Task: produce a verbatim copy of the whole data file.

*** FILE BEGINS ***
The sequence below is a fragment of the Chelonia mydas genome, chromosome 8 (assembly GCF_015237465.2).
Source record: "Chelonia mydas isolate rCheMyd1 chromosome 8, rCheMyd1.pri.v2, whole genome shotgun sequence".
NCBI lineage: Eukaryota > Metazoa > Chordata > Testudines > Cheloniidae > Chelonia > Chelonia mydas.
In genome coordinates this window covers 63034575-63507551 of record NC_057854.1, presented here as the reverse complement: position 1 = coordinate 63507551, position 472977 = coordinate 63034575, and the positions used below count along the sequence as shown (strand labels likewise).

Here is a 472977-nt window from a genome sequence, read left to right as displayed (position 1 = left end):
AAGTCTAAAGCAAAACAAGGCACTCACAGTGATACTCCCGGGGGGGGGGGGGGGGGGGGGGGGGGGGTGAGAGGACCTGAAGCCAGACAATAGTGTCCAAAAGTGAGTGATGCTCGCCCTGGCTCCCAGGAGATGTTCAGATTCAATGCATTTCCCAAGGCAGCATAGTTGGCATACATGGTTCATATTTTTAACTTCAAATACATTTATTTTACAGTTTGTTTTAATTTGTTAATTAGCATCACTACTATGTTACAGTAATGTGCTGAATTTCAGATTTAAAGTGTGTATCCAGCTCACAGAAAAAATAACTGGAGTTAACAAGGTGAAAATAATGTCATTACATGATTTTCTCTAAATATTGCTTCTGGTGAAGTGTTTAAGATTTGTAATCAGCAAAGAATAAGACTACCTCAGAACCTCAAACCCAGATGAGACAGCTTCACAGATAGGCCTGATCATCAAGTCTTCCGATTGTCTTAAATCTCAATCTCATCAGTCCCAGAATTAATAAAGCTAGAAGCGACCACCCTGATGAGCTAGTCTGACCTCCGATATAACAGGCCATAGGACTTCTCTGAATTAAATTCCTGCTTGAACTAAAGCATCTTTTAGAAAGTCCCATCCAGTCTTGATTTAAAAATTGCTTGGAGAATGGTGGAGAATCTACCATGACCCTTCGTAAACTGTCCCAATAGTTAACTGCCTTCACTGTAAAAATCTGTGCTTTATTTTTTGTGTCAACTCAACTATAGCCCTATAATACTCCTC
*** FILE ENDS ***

The sequence below is a fragment of the Chelonia mydas genome, chromosome 8 (assembly GCF_015237465.2).
Source record: "Chelonia mydas isolate rCheMyd1 chromosome 8, rCheMyd1.pri.v2, whole genome shotgun sequence".
NCBI lineage: Eukaryota > Metazoa > Chordata > Testudines > Cheloniidae > Chelonia > Chelonia mydas.
In genome coordinates this window covers 63034575-63507551 of record NC_057854.1, presented here as the reverse complement: position 1 = coordinate 63507551, position 472977 = coordinate 63034575, and the positions used below count along the sequence as shown (strand labels likewise).

Here is a 472977-nt window from a genome sequence, read left to right as displayed (position 1 = left end):
AAGTCTAAAGCAAAACAAGGCACTCACAGTGATACTCCCGGGGGGGGGGGGGGGGGGGGGGGGGGGGTGAGAGGACCTGAAGCCAGACAATAGTGTCCAAAAGTGAGTGATGCTCGCCCTGGCTCCCAGGAGATGTTCAGATTCAATGCATTTCCCAAGGCAGCATAGTTGGCATACATGGTTCATATTTTTAACTTCAAATACATTTATTTTACAGTTTGTTTTAATTTGTTAATTAGCATCACTACTATGTTACAGTAATGTGCTGAATTTCAGATTTAAAGTGTGTATCCAGCTCACAGAAAAAATAACTGGAGTTAACAAGGTGAAAATAATGTCATTACATGATTTTCTCTAAATATTGCTTCTGGTGAAGTGTTTAAGATTTGTAATCAGCAAAGAATAAGACTACCTCAGAACCTCAAACCCAGATGAGACAGCTTCACAGATAGGCCTGATCATCAAGTCTTCCGATTGTCTTAAATCTCAATCTCATCAGTCCCAGAATTAATAAAGCTAGAAGCGACCACCCTGATGAGCTAGTCTGACCTCCGATATAACAGGCCATAGGACTTCTCTGAATTAAATTCCTGCTTGAACTAAAGCATCTTTTAGAAAGTCCCATCCAGTCTTGATTTAAAAATTGCTTGGAGAATGGTGGAGAATCTACCATGACCCTTCGTAAACTGTCCCAATAGTTAACTGCCTTCACTGTAAAAATCTGTGCTTTATTTTTTGTGTCAACTCAACTATAGCCCTATAATACTCCTC